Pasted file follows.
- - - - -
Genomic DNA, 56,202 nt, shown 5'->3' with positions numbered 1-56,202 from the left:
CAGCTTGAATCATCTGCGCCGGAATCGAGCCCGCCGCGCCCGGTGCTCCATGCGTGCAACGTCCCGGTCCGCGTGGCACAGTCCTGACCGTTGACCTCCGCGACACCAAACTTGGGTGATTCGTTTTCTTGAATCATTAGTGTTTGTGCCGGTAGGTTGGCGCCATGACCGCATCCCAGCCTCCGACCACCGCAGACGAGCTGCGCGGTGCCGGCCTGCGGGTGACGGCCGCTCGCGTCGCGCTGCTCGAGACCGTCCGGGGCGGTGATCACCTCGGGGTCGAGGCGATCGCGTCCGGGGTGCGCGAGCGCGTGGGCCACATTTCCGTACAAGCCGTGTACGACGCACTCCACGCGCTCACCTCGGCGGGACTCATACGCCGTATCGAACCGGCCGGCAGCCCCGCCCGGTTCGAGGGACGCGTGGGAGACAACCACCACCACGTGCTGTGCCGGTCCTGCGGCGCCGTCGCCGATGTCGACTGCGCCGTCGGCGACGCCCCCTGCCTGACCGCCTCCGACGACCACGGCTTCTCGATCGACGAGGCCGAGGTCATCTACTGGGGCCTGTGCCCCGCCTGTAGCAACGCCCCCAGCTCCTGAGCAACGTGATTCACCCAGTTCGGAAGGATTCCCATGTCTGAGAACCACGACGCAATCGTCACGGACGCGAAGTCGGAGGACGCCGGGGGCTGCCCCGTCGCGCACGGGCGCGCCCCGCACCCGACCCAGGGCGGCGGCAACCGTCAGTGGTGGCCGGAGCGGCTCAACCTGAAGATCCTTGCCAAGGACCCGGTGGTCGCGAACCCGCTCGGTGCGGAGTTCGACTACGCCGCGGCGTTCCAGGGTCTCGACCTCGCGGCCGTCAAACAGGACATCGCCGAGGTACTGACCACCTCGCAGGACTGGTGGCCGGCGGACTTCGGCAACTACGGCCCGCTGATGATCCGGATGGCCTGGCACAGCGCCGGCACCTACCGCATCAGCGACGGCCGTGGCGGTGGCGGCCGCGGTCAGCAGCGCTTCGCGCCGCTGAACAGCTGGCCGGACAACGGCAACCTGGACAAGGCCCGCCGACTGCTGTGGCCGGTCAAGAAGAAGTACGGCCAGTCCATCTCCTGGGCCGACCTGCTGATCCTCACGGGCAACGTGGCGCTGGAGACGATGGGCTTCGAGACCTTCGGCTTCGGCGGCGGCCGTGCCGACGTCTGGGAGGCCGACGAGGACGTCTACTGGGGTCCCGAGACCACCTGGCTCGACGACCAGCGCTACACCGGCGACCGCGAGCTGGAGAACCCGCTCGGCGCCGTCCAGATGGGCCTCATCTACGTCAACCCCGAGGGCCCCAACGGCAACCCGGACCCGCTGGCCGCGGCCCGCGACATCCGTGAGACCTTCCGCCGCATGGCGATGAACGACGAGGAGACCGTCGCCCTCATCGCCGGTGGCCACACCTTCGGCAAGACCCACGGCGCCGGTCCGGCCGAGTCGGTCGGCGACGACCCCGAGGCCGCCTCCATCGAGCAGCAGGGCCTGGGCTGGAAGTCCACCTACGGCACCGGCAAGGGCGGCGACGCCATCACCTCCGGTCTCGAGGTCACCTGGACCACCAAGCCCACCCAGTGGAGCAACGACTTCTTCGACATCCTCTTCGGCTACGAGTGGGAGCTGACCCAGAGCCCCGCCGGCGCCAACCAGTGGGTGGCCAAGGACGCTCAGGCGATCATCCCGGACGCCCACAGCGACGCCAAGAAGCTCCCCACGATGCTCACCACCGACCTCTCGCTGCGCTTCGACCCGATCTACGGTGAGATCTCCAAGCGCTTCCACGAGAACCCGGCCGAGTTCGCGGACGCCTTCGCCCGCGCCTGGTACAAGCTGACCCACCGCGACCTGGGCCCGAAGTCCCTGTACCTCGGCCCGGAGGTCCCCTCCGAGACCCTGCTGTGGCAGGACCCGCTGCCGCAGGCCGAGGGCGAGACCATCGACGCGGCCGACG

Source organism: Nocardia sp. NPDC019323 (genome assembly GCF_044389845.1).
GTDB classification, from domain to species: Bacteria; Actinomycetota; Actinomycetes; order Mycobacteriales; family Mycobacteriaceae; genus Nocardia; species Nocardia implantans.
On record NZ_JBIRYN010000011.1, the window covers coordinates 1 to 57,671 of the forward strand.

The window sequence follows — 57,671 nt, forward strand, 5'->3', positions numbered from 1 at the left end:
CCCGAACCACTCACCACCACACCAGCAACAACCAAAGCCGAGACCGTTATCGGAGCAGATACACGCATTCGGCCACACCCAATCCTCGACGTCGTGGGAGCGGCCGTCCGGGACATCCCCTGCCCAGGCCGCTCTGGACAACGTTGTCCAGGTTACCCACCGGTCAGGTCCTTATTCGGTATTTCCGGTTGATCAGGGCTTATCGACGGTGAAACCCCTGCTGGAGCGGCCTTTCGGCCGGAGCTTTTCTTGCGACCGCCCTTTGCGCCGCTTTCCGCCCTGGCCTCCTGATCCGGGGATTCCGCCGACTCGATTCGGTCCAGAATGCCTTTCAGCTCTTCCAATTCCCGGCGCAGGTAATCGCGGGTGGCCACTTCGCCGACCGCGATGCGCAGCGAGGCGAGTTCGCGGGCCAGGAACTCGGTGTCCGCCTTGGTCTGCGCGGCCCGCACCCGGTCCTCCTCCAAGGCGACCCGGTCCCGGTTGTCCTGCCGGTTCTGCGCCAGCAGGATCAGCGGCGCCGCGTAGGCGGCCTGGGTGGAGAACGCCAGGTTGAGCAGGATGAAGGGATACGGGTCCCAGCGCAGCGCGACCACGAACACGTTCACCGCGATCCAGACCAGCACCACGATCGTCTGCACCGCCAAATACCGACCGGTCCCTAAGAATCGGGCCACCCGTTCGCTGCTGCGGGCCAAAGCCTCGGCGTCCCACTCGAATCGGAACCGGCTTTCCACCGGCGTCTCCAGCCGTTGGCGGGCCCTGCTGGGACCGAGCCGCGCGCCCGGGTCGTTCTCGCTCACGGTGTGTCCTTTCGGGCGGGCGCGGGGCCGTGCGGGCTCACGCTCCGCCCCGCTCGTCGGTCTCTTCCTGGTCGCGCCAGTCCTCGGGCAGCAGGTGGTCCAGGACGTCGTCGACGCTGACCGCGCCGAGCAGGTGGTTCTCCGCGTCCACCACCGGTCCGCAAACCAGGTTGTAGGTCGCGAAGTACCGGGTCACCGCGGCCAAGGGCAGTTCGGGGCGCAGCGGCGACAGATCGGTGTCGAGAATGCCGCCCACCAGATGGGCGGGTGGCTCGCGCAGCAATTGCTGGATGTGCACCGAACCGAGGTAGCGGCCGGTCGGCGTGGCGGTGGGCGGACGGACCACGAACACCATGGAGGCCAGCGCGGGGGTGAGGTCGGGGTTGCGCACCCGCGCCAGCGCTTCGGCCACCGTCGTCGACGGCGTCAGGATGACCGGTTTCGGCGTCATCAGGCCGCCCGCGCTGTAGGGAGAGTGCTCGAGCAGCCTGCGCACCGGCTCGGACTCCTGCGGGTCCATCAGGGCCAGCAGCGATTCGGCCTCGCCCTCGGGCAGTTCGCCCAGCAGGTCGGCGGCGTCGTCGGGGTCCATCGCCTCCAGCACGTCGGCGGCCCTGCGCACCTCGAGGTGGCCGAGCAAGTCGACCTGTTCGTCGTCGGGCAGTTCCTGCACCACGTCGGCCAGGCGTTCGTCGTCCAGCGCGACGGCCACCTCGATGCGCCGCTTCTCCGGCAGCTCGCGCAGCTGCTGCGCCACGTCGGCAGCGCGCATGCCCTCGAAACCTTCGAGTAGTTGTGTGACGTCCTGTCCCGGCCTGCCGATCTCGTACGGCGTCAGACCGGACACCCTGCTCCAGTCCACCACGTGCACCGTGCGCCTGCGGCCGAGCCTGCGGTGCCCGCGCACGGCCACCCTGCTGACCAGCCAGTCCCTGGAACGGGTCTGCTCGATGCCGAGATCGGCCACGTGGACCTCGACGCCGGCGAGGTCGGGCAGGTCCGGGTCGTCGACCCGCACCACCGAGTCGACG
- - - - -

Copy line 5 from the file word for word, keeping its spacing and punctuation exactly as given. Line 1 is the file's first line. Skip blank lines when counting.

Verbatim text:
On record NZ_JBIRYN010000011.1, the window covers coordinates 1 to 57,671 of the forward strand.